Company’s recycling capabilities extend to all “monocrystalline and polycrystalline” panels as it collaborates with partners

TERREPOWER (TP) in Sparta, an industry leader and innovator in the sustainable manufacturing and solar system and EV battery lifecycle management division of BBB Industries (BBB), has established a recycling line, according to a release by the company.

TP says the new solar panel recycling line “further establishes the TERREPOWER commitment to sustainable manufacturing and renewable energy.” The company offers complete separation of materials like aluminum, glass, precious metals, silicon, plastic and components.

According to TP, this technology allows for more efficient offloading of materials for reuse.

“We can reduce environmental waste by getting the most value out of the original component before it’s recycled,” said Maria Caballero, President of TERREPOWER. “With the addition of our fully automated recycling machine, it now enables us to address the solar waste issue while complementing our existing sustainable manufacturing process.”

The Sparta facility currently handles up to 160,000 panels per year for recycling, a number expected to increase in the next few years as projects emerge.

“Our goal is to divert solar waste from landfills and utilize waste streams efficiently,” said Caballero. “Bringing recycling in-house allows us to service our customers under one roof while significantly scaling up our recycling efforts.”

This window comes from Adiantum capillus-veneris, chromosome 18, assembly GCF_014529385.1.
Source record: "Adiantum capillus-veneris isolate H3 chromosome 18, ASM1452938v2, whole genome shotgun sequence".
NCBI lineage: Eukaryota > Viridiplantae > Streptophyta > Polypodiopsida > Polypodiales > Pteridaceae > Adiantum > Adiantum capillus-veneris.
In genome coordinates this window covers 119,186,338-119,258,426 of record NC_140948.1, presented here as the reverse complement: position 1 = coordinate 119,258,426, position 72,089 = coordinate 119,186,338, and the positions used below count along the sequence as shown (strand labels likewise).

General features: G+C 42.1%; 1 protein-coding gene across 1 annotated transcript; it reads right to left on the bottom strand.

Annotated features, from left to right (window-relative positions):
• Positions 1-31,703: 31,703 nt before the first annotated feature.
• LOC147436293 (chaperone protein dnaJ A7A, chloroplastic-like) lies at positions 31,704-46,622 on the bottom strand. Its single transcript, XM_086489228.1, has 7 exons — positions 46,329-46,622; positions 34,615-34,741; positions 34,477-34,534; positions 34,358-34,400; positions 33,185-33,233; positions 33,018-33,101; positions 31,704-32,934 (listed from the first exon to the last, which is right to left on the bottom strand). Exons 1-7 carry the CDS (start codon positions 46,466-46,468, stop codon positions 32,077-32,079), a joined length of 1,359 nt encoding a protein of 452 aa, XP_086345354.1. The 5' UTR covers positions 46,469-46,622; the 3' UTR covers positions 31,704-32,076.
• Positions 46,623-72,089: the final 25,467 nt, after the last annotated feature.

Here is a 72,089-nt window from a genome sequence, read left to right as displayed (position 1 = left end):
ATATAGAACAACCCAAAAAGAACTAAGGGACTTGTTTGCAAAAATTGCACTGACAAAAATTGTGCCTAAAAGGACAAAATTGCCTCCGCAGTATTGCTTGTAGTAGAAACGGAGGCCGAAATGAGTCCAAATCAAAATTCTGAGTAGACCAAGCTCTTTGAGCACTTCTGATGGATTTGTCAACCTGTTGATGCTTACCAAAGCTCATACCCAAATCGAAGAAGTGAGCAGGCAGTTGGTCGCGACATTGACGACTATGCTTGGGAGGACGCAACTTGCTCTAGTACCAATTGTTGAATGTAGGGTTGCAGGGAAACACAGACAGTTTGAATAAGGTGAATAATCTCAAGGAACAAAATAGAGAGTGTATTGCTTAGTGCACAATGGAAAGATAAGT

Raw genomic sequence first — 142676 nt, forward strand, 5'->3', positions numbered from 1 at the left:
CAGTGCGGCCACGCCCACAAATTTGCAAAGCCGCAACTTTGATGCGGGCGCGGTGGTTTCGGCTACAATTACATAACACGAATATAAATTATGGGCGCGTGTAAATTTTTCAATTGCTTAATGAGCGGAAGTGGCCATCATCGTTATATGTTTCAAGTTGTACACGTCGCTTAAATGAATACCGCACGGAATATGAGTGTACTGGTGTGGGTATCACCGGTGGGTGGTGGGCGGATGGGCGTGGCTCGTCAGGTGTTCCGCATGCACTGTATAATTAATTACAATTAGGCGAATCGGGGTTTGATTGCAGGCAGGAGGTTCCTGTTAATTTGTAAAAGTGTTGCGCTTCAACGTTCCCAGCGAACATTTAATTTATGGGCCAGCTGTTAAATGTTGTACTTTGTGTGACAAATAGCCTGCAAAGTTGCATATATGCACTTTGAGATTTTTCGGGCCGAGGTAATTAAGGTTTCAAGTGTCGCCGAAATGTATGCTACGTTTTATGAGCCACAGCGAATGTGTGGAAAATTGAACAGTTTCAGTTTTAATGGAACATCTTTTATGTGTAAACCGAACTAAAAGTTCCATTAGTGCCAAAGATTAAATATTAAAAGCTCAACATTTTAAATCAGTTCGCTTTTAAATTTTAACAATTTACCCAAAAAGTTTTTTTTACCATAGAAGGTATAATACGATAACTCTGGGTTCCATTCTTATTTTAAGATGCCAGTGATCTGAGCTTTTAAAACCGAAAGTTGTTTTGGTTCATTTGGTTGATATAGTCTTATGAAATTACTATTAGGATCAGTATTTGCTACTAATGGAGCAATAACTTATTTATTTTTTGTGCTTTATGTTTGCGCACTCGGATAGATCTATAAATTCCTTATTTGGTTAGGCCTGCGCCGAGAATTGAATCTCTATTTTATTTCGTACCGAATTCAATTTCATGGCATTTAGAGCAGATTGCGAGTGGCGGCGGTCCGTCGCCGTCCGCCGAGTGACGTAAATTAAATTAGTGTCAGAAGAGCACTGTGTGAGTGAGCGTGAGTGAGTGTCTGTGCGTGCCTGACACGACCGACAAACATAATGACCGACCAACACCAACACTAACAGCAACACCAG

Priding itself on its economic impact, TP’s mission is to “give new life to critical components and materials to lower costs, reduce waste, reuse resources and protect the environment.”

“In the past year alone, TERREPOWER recycled more than 2,000,000 pounds of solar panels through partnerships, equivalent to roughly 40,000 panels. With the introduction of in-house recycling, TERREPOWER aims to recycle 8,000,000 pounds of solar waste annually, further bolstering its environmental impact,” according to the company.

TP’s recycling capabilities extend to all “monocrystalline and polycrystalline” panels as it collaborates with partners to repurpose separated materials, including glass for construction and aluminum for local applications.

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